The demographics of once-predominantly Italian Bay Ridge may have changed over the decades, but on the micro level, Italians still rule the Ridge.
A Weill Cornell Medical College study of bacteria in city subway stations released on Feb. 5 found half of Bay Ridge’s stations are crawling with Enterococcus italicus, a bacteria used to make Italian Piemontese cheeses.
Residents were understandably shocked.
“Get outta here!” said Elizabeth Monaco, a Ridgite of Italian descent who owns Monaco’s Bakery. “Don’t tell me it’s the stuff they make the mozzarella with. Fuggedaboutit, everybody would stop eating cheese.”
But the bacteria isn’t dangerous, a researcher said.
“If you like pizza, these are your best friends,” said Christopher Mason, a geneticist at Cornell and the study’s senior author.
In fact, E. italicus could prevent harmful bacteria from spreading throughout the city, according to Mason.
“These bacteria may even be helpful, since they can out-compete any dangerous bacteria,” he said.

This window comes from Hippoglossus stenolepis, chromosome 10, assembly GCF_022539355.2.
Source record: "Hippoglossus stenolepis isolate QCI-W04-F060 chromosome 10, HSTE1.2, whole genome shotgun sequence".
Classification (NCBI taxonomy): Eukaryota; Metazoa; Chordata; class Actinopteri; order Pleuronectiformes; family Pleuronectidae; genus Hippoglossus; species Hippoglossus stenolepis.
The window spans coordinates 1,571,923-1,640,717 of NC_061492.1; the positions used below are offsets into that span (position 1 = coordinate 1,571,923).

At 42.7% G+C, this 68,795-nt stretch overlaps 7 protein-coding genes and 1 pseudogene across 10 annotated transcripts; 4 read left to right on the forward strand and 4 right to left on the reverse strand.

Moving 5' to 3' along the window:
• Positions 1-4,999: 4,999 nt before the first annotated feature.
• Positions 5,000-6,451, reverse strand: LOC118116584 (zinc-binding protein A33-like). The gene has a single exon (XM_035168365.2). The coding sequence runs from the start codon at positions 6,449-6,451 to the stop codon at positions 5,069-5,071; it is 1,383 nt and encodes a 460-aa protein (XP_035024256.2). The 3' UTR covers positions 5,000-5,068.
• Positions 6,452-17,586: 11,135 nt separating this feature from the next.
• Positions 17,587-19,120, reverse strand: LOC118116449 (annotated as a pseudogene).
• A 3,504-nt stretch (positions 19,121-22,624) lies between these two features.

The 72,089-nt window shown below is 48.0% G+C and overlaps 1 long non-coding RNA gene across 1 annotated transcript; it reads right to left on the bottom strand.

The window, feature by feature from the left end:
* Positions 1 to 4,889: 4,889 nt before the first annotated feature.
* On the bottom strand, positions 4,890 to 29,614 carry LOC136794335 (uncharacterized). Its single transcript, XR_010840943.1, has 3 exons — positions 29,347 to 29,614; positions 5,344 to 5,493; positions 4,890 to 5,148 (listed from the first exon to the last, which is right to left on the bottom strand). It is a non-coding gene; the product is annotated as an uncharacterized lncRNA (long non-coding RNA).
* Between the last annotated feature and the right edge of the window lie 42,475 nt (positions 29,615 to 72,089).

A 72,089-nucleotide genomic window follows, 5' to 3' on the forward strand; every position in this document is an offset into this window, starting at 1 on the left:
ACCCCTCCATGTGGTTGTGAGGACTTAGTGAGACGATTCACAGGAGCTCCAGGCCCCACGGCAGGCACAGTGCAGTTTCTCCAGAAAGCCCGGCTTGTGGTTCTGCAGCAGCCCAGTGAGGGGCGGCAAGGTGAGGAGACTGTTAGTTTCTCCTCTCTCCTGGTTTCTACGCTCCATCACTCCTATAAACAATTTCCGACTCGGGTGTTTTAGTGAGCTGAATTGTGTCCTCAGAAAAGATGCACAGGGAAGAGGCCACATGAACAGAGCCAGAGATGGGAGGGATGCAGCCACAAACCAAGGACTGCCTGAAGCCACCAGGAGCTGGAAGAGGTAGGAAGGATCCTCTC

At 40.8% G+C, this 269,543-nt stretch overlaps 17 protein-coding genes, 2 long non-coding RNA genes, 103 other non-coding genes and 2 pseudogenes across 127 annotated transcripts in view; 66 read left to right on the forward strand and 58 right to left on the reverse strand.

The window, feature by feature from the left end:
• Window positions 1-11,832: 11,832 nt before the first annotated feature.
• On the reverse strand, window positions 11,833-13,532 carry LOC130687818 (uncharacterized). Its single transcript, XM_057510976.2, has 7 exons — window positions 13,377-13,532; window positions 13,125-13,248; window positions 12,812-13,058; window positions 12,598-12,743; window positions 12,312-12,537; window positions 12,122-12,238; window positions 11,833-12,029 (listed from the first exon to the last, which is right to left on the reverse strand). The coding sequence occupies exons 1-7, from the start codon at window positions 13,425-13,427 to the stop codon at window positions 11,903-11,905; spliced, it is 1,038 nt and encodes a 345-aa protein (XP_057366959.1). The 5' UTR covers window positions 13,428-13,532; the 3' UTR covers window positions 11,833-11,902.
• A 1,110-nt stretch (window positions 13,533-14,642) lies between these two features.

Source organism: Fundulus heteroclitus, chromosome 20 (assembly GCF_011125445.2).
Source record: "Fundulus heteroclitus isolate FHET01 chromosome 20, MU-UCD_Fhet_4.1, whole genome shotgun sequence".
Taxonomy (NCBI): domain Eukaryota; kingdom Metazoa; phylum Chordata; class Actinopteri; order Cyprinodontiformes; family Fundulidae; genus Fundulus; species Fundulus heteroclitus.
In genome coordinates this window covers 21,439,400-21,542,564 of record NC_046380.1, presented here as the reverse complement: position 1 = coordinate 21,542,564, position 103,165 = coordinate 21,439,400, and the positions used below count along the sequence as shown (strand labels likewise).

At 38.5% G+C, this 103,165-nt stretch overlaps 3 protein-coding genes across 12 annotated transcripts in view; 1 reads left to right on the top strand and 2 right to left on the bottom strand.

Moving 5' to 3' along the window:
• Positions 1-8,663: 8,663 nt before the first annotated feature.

The microbes probably hitched a ride on straphangers’ clothes and hands, Mason said.
The news that trillions of E. italicus organisms inhabit the turnstiles at the Bay Ridge Avenue and 86th Street stations flies in the face of the conventional wisdom that Italian-Americans are decamping from Bay Ridge and other Brooklyn enclaves. The Ridge has just 11,791 folks claiming Italian ancestry — 16.2 percent of the area’s population — according to 2009-2013 census data.
Many left the Ridge for more bucolic environs, Monaco said.
“They all jumped ship to Staten Island,” she said.
But the census doesn’t tally microbial organisms, which could number in the trillions on each turnstile, Mason said.
And talk about locally sourced ingredients — Mason said someone could use the E. italicus from 86th Street to make their own Parmigiano–Ridge-iano, though he didn’t recommend it.
Bacteria is integral to forming formaggio, said Stephanie Pearson, who sells cheese at ALC Italian Grocery on Third Avenue. The little critters eat milk fat, turning it into lactic acid and helping separate cheesy curd from watery whey, she said.
Pearson said it wouldn’t be the first time an enterprising cook cultivated her own micro-biotics.
“Like the hipster that grew yeast in his beard and brewed beer out of it, its the same concept,” she said, referring to brewmaster John “More Hops” Maier of Rogue Ales in Newport, Oregon.